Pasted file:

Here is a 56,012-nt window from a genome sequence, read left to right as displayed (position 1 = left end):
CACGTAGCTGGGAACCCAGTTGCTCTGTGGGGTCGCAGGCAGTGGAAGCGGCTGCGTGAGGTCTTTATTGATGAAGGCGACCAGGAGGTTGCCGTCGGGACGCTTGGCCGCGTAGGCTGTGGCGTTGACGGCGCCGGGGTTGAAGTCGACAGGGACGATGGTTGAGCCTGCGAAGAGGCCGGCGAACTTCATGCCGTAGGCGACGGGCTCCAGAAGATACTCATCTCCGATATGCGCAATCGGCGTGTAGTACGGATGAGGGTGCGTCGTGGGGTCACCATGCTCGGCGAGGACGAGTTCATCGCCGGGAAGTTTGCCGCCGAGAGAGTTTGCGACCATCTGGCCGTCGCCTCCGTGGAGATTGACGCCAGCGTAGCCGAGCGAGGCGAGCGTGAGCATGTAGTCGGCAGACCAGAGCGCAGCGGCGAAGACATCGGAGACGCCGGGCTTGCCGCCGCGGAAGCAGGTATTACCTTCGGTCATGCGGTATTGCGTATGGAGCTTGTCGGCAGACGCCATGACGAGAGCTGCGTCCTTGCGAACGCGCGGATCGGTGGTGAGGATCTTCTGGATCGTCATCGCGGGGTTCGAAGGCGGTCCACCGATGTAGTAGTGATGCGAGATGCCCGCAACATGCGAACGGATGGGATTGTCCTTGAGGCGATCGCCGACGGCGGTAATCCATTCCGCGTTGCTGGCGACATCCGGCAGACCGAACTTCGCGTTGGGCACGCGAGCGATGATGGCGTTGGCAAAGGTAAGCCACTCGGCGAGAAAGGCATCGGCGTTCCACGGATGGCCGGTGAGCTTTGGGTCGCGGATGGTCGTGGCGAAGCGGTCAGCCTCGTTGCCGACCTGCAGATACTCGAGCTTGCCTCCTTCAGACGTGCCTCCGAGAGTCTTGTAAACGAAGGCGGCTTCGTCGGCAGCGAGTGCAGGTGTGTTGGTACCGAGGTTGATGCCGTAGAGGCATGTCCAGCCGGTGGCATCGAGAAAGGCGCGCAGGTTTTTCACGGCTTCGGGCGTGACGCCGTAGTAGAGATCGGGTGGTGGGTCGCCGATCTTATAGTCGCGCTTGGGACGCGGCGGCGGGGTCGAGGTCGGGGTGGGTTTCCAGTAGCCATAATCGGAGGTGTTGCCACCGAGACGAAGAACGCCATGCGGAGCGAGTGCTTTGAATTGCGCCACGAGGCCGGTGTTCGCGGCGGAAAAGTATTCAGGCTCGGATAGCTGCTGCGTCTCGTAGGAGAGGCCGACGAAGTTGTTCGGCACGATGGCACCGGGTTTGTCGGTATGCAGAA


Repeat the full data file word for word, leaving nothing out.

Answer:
Here is a 56,012-nt window from a genome sequence, read left to right as displayed (position 1 = left end):
CACGTAGCTGGGAACCCAGTTGCTCTGTGGGGTCGCAGGCAGTGGAAGCGGCTGCGTGAGGTCTTTATTGATGAAGGCGACCAGGAGGTTGCCGTCGGGACGCTTGGCCGCGTAGGCTGTGGCGTTGACGGCGCCGGGGTTGAAGTCGACAGGGACGATGGTTGAGCCTGCGAAGAGGCCGGCGAACTTCATGCCGTAGGCGACGGGCTCCAGAAGATACTCATCTCCGATATGCGCAATCGGCGTGTAGTACGGATGAGGGTGCGTCGTGGGGTCACCATGCTCGGCGAGGACGAGTTCATCGCCGGGAAGTTTGCCGCCGAGAGAGTTTGCGACCATCTGGCCGTCGCCTCCGTGGAGATTGACGCCAGCGTAGCCGAGCGAGGCGAGCGTGAGCATGTAGTCGGCAGACCAGAGCGCAGCGGCGAAGACATCGGAGACGCCGGGCTTGCCGCCGCGGAAGCAGGTATTACCTTCGGTCATGCGGTATTGCGTATGGAGCTTGTCGGCAGACGCCATGACGAGAGCTGCGTCCTTGCGAACGCGCGGATCGGTGGTGAGGATCTTCTGGATCGTCATCGCGGGGTTCGAAGGCGGTCCACCGATGTAGTAGTGATGCGAGATGCCCGCAACATGCGAACGGATGGGATTGTCCTTGAGGCGATCGCCGACGGCGGTAATCCATTCCGCGTTGCTGGCGACATCCGGCAGACCGAACTTCGCGTTGGGCACGCGAGCGATGATGGCGTTGGCAAAGGTAAGCCACTCGGCGAGAAAGGCATCGGCGTTCCACGGATGGCCGGTGAGCTTTGGGTCGCGGATGGTCGTGGCGAAGCGGTCAGCCTCGTTGCCGACCTGCAGATACTCGAGCTTGCCTCCTTCAGACGTGCCTCCGAGAGTCTTGTAAACGAAGGCGGCTTCGTCGGCAGCGAGTGCAGGTGTGTTGGTACCGAGGTTGATGCCGTAGAGGCATGTCCAGCCGGTGGCATCGAGAAAGGCGCGCAGGTTTTTCACGGCTTCGGGCGTGACGCCGTAGTAGAGATCGGGTGGTGGGTCGCCGATCTTATAGTCGCGCTTGGGACGCGGCGGCGGGGTCGAGGTCGGGGTGGGTTTCCAGTAGCCATAATCGGAGGTGTTGCCACCGAGACGAAGAACGCCATGCGGAGCGAGTGCTTTGAATTGCGCCACGAGGCCGGTGTTCGCGGCGGAAAAGTATTCAGGCTCGGATAGCTGCTGCGTCTCGTAGGAGAGGCCGACGAAGTTGTTCGGCACGATGGCACCGGGTTTGTCGGTATGCAGAA